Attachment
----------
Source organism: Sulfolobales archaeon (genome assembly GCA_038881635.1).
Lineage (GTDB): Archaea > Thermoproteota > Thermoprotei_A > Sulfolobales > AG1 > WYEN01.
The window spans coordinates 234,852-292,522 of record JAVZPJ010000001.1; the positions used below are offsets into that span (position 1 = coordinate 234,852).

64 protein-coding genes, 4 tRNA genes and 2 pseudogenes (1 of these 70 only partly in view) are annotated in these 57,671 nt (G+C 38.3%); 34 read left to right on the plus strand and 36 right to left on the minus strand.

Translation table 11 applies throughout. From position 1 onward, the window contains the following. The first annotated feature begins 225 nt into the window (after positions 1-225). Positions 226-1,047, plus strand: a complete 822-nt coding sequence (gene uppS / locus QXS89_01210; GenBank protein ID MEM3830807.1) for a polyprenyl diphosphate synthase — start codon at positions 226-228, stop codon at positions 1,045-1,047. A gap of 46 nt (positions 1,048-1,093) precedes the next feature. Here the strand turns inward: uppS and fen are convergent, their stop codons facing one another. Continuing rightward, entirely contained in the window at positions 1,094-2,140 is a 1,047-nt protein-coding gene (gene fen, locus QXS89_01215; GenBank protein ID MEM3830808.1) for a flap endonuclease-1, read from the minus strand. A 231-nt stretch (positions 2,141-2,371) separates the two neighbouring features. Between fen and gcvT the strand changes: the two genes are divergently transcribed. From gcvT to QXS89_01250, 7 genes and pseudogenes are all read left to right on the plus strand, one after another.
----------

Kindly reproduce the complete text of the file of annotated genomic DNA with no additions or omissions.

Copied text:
Source organism: Sulfolobales archaeon (genome assembly GCA_038881635.1).
Lineage (GTDB): Archaea > Thermoproteota > Thermoprotei_A > Sulfolobales > AG1 > WYEN01.
The window spans coordinates 234,852-292,522 of record JAVZPJ010000001.1; the positions used below are offsets into that span (position 1 = coordinate 234,852).

64 protein-coding genes, 4 tRNA genes and 2 pseudogenes (1 of these 70 only partly in view) are annotated in these 57,671 nt (G+C 38.3%); 34 read left to right on the plus strand and 36 right to left on the minus strand.

Translation table 11 applies throughout. From position 1 onward, the window contains the following. The first annotated feature begins 225 nt into the window (after positions 1-225). Positions 226-1,047, plus strand: a complete 822-nt coding sequence (gene uppS / locus QXS89_01210; GenBank protein ID MEM3830807.1) for a polyprenyl diphosphate synthase — start codon at positions 226-228, stop codon at positions 1,045-1,047. A gap of 46 nt (positions 1,048-1,093) precedes the next feature. Here the strand turns inward: uppS and fen are convergent, their stop codons facing one another. Continuing rightward, entirely contained in the window at positions 1,094-2,140 is a 1,047-nt protein-coding gene (gene fen, locus QXS89_01215; GenBank protein ID MEM3830808.1) for a flap endonuclease-1, read from the minus strand. A 231-nt stretch (positions 2,141-2,371) separates the two neighbouring features. Between fen and gcvT the strand changes: the two genes are divergently transcribed. From gcvT to QXS89_01250, 7 genes and pseudogenes are all read left to right on the plus strand, one after another.